For me Home Automation was something I wanted to do for me and my family. The question is why? Well I thought long and hard about the pros and cons, and came up to one compelling reason. Our Carbon Footprint. OK I am not saying that we waste a huge amount of electricity do to just lazy habits, but yes I am. Before we moven ito this 2350 square foot one floor home, I lived in a three level split. Many a time I would leave a room or even a floor and leave a light on, and not think a thing about it. But I soon realized that my electricity bills were increasing by the month. Now I said we have got to conserve. I thought Ok we will change our habits, well that didn’t work! So when we moved here I decided on home automation. Being an electrician in the building automation industry, I decided that occupancy detectors would serve the purpose. Well in a way they did, but it didn’t solve everything, we needed the house to also have the appearance of activity when we were away for security. So then I decided that old school was not the way to go, and hence the Smart House concept. First I changed every filament or fluorescent light to LED, then added smart switches and receptacles . I soon noticed my electricity bills were cut by almost 3/4s. Next a smart Thermostat and Smart Energy monitors, and that brought my energy down another small amount. Then on one side of the house that gets the wind and the sun I installed motorized blinds, not to conserve energy just to make it more comfortable at a lower temp. Here in the cold climate the biggest help was a computerized humidifier, which keeps the humidity at a good level allowing a cooler temp inside, without being cold.
So all in all I would say I spent a small fortune tuning my system and it has become an obsession. Yes I plan on adding more automation, but I am refining it to getting better devices to replace ones that I feel are not up to par. I can go on and on about why, I did this, but the answers are obvious. It started out to be to save bucks, went to convenience and turned into a obession.
Wow. If I had line of sight to those kinds of savings this would be an easy decision. I’m already on board with LED, I wonder how much of your savings were due to that change? I started estimating costs for automation and can’t believe how many friggin light switches this house has .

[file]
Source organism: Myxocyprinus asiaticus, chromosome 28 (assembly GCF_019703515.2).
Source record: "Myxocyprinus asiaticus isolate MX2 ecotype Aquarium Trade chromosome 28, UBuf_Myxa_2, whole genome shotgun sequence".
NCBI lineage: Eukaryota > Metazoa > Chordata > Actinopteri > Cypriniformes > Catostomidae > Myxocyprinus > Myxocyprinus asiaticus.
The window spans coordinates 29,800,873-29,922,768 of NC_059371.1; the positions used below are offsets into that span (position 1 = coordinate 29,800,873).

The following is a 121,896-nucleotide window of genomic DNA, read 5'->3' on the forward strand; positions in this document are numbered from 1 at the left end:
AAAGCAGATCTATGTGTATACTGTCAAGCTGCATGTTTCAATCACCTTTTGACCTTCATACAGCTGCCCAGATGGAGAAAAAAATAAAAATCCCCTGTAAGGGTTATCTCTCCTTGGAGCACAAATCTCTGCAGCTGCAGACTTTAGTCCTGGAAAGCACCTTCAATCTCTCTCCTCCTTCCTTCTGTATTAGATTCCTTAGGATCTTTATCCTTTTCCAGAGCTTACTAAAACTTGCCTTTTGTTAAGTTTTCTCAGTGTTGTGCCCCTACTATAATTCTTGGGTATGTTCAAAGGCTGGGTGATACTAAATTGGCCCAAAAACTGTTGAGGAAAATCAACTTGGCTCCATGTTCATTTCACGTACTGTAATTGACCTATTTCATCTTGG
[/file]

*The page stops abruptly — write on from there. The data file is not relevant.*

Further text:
Michael, don’t look at it that way. The average person doesn’t use every room in the house. So choose the ones you frequent the most and automate them. Now when you are thinking about automating think of method of use. Example: Our Master Bedroom has high hats but we tend to turn on the lamps and the fan light. So what I choose to do is use switchable smart plugs for the lamp, and since my fan has two switches one for the light and one for the speed. I automated the light. I then have a remote button that turns on the two lamps. the buttons are on the wall and near the bed. Yes I saved a bundle just moving to LED. My family room and kitchen are open concept with cans in the ceiling each was 75 watts. I changed them to 75 watt equivalent LED which draws 15 watts and are Daylight. So 14 lights times 15 watts is 210 watts compared to 14 lights times 75 watts is 1,050 watts, a savings of 840 watts. Now take all the other fixtures in the house and outside I have saved a large amount of watts. I also replaced all the appliances in the house to high efficiency saved there also. I didn’t want to replace the appliances but soon after moving in they started to go one right after the other.
Right, there’s a difference between the savings due to Automation and the savings due to changing the device to something which is more energy saving, such as LED bulbs. A lot of people do both projects at the same time, but others will have already switched over a lot of devices first. For example, we had solar power at our house for four years before we added any automation.
I have a Echo in the kitchen between the kitchen and family room and a Dot in my office. I also use the app Reverb on my iPhone which duplicates Alexa on my phone. I use that when in a room far away from Alexa. Reverb is just great.